Customers Appreciate Capture Planning – When It’s Done Right!

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Without necessarily knowing what it is, customer organisations appreciate sellers that practice capture planning because, to them, it means that potential suppliers are taking the time to interact with them to understand their needs.

From the perspective of the organisation that is trying to sell its goods and services, capture planning is the process of identifying appropriate business opportunities, assessing the competitive environment, then developing and managing the implementation of winning strategies orientated towards capturing a specific business opportunity.

Identifying appropriate business opportunities

Capture planning is essential when you are seeking to win complex business from complex customers, in complex competitive situations. The more complex the situation, the more capture planning is appropriate. If you have a prospective customer that knows exactly what they want to buy and what you have to sell is an “off-the-shelf” product or service, then capture planning is less appropriate.

Complex business is rarely won by a single individual although sometimes this can be the case. Mostly, complex business is won by a multi-disciplined team of people working together towards the common goal of winning the business. A typical capture team will comprise of a person in the sales role and relevant solutions developers – with commercial, technical and programme competence, as appropriate.

The decision to pursue a piece of business should not be taken lightly. If you are going to spend time and money trying to win some business, the least you can do is work out why, and how, you are going to win.

Assessing the competitive environment

The first stage of the capture planning process is to assess the competitive environment. This must always be undertaken in an ethical manner. It involves gaining a thorough understanding of the prospective customer, their needs and expectations. At the same time, it is necessary to ensure that you understand the competitive situation. The earlier that you undertake this activity, the more likely it is to be successful.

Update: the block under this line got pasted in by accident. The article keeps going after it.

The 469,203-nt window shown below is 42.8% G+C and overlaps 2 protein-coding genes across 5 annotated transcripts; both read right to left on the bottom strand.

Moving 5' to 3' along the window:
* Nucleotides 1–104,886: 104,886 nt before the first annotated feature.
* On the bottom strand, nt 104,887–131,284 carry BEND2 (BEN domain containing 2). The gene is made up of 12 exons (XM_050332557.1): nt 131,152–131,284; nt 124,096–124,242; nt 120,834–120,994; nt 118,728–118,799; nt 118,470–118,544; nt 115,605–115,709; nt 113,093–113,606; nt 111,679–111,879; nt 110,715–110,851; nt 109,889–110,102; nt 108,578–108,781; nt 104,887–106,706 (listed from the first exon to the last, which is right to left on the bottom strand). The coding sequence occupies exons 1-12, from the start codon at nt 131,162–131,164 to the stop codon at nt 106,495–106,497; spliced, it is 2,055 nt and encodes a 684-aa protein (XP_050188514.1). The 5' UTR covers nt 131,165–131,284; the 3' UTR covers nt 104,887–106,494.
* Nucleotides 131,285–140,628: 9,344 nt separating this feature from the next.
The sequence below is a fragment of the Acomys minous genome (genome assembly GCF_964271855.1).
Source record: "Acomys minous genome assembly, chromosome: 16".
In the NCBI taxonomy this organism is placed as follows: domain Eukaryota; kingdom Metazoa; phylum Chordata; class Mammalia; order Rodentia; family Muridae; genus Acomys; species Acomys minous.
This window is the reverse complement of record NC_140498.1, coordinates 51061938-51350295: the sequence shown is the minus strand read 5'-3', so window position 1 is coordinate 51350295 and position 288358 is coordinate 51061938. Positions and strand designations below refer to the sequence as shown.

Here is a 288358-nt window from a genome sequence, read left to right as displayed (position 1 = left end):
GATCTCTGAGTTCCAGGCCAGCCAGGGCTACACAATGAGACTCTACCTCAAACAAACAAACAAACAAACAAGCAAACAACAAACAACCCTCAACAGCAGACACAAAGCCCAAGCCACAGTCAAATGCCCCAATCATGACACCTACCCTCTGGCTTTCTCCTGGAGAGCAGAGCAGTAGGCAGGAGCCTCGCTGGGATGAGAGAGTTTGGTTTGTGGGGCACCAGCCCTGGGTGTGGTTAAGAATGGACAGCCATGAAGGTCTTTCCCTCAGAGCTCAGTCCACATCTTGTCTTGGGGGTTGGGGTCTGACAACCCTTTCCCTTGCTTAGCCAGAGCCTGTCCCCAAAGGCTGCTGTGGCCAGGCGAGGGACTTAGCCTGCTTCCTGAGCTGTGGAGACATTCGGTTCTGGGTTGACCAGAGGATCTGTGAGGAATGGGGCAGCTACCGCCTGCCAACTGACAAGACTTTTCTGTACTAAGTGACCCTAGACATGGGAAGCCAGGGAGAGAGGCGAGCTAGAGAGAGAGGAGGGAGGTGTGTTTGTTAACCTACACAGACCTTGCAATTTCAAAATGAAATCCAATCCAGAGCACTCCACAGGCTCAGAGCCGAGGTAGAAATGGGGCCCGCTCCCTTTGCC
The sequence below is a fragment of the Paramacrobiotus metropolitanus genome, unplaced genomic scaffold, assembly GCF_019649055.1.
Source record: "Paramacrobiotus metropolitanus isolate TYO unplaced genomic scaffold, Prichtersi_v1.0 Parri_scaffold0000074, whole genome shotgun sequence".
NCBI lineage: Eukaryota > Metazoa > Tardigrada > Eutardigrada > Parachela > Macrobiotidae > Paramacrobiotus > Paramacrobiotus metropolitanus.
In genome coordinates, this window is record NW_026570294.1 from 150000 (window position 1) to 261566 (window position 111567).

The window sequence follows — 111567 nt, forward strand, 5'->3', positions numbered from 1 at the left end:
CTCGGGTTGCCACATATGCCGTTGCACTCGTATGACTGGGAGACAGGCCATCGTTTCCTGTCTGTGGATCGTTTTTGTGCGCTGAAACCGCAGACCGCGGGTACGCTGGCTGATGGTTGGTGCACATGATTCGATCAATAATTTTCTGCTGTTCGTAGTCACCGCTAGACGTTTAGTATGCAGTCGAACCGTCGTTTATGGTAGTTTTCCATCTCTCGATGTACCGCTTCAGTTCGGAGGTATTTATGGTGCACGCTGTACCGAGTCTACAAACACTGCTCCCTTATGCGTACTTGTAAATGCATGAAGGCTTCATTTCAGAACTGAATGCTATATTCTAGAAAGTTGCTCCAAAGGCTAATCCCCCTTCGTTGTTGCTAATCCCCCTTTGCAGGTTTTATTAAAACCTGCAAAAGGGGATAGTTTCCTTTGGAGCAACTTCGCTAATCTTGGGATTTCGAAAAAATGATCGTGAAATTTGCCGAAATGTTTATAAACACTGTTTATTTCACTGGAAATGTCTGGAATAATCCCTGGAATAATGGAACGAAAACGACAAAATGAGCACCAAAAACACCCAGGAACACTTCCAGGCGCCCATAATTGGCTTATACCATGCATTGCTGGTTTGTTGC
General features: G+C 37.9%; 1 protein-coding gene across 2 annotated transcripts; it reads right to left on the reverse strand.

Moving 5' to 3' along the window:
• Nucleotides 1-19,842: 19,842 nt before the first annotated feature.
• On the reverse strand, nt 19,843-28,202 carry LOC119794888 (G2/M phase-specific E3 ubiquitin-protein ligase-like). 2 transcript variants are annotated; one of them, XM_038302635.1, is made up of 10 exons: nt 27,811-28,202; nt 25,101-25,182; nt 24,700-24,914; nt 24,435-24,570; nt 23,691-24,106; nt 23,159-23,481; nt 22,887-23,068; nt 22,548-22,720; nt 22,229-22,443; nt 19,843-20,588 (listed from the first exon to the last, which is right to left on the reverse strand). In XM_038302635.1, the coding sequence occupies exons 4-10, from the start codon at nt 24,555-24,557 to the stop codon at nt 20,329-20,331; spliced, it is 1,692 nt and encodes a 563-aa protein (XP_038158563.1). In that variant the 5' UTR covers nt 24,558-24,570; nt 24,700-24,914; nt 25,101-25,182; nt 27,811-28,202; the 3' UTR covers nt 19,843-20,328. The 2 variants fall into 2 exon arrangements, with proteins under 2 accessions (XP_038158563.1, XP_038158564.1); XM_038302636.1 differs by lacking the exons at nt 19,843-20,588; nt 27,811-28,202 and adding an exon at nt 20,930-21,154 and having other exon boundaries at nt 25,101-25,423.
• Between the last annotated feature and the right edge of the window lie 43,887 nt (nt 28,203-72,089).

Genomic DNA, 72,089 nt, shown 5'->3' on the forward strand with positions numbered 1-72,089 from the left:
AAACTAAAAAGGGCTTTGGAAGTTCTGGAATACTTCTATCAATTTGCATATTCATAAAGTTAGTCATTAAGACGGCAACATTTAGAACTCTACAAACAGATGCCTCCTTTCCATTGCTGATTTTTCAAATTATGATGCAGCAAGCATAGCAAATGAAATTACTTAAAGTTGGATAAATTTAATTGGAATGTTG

The easiest way to gain an understanding of the customer is to interact with them. This involves meeting with people at all levels of the prospective customer organisation, from users to decision makers. During this activity it is really important to listen to them and confirm your understanding of what they are looking to buy. If what you are offering is not likely to meet their expectations and/or you cannot adapt your offerings to be compliant, now is the time to make the difficult decision to not pursue the opportunity any further.

Achieving an understanding of the competition can be more demanding. It is really important that you understand the prospective customer’s perception of any competing solutions to your offerings. During the rest of the sales process, as well as in any bid documents or presentations, your winning strategies will rely on this knowledge.

Developing and managing the implementation of winning strategies

Successful capture planning requires written, action-orientated capture plans. A capture plan is a description of a “project” that takes place before the contract is won. The desired outcome of the project is winning the contract and then delivering it successfully for the customer. The project manager for the capture plan is the capture manager.

In some organisations the role of the capture manager is customer facing and in some they are not. Where they are not, there is a person in a sales role. Both seem to work well, as long as the responsibilities of the people in each of the roles is clear. It is the capture manager’s responsibility to make sure that the team involved in the sale is supported and does not lose sight of the goal.

A capture plan should contain a detailed assessment of the competitive environment and clearly documented strategy and tactics – in the form of real SMART actions. A capture plan is a dynamic document. The impacts of the actions must be assessed and adapted if necessary. Finally, it must be reviewed regularly, by appropriately knowledgeable people.


This article was written by Tony Birch.

Tony Birch is the founder and current Chairman of Shipley Limited in the UK. Tony served on the main board of the APMP for four years and was elected a Fellow of the organisation in 2006, for his work in developing and launching the APMP’s Certification Programme. Since founding Shipley, Tony has trained thousands of sales and bid professionals around the world.

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